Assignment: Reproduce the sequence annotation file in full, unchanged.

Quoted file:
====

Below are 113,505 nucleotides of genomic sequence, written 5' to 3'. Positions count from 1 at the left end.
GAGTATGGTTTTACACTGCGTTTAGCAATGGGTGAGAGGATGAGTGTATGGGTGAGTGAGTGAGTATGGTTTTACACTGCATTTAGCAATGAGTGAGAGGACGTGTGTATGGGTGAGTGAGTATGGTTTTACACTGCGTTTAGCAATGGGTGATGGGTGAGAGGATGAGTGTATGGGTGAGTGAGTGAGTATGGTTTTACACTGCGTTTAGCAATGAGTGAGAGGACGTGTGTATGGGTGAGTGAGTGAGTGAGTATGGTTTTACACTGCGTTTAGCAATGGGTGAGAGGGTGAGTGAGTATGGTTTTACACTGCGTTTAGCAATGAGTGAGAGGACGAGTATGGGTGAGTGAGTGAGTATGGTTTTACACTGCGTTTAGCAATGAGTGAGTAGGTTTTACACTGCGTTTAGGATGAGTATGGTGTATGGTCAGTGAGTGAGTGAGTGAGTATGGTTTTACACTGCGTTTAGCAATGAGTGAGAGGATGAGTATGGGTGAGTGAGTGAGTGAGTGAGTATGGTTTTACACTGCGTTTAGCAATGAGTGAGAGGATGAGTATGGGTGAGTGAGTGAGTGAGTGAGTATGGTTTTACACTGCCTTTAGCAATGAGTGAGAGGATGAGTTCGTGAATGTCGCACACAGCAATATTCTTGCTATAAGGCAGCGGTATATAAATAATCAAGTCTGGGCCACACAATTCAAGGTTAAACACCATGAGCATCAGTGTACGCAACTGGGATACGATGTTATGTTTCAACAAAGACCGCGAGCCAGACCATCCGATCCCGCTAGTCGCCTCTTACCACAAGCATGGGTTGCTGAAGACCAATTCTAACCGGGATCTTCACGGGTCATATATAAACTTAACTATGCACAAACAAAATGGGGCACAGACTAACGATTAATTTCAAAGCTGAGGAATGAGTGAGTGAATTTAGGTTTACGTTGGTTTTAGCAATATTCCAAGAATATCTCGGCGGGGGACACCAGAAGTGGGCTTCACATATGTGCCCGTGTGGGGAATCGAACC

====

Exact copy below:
Below are 113,505 nucleotides of genomic sequence, written 5' to 3'. Positions count from 1 at the left end.
GAGTATGGTTTTACACTGCGTTTAGCAATGGGTGAGAGGATGAGTGTATGGGTGAGTGAGTGAGTATGGTTTTACACTGCATTTAGCAATGAGTGAGAGGACGTGTGTATGGGTGAGTGAGTATGGTTTTACACTGCGTTTAGCAATGGGTGATGGGTGAGAGGATGAGTGTATGGGTGAGTGAGTGAGTATGGTTTTACACTGCGTTTAGCAATGAGTGAGAGGACGTGTGTATGGGTGAGTGAGTGAGTGAGTATGGTTTTACACTGCGTTTAGCAATGGGTGAGAGGGTGAGTGAGTATGGTTTTACACTGCGTTTAGCAATGAGTGAGAGGACGAGTATGGGTGAGTGAGTGAGTATGGTTTTACACTGCGTTTAGCAATGAGTGAGTAGGTTTTACACTGCGTTTAGGATGAGTATGGTGTATGGTCAGTGAGTGAGTGAGTGAGTATGGTTTTACACTGCGTTTAGCAATGAGTGAGAGGATGAGTATGGGTGAGTGAGTGAGTGAGTGAGTATGGTTTTACACTGCGTTTAGCAATGAGTGAGAGGATGAGTATGGGTGAGTGAGTGAGTGAGTGAGTATGGTTTTACACTGCCTTTAGCAATGAGTGAGAGGATGAGTTCGTGAATGTCGCACACAGCAATATTCTTGCTATAAGGCAGCGGTATATAAATAATCAAGTCTGGGCCACACAATTCAAGGTTAAACACCATGAGCATCAGTGTACGCAACTGGGATACGATGTTATGTTTCAACAAAGACCGCGAGCCAGACCATCCGATCCCGCTAGTCGCCTCTTACCACAAGCATGGGTTGCTGAAGACCAATTCTAACCGGGATCTTCACGGGTCATATATAAACTTAACTATGCACAAACAAAATGGGGCACAGACTAACGATTAATTTCAAAGCTGAGGAATGAGTGAGTGAATTTAGGTTTACGTTGGTTTTAGCAATATTCCAAGAATATCTCGGCGGGGGACACCAGAAGTGGGCTTCACATATGTGCCCGTGTGGGGAATCGAACC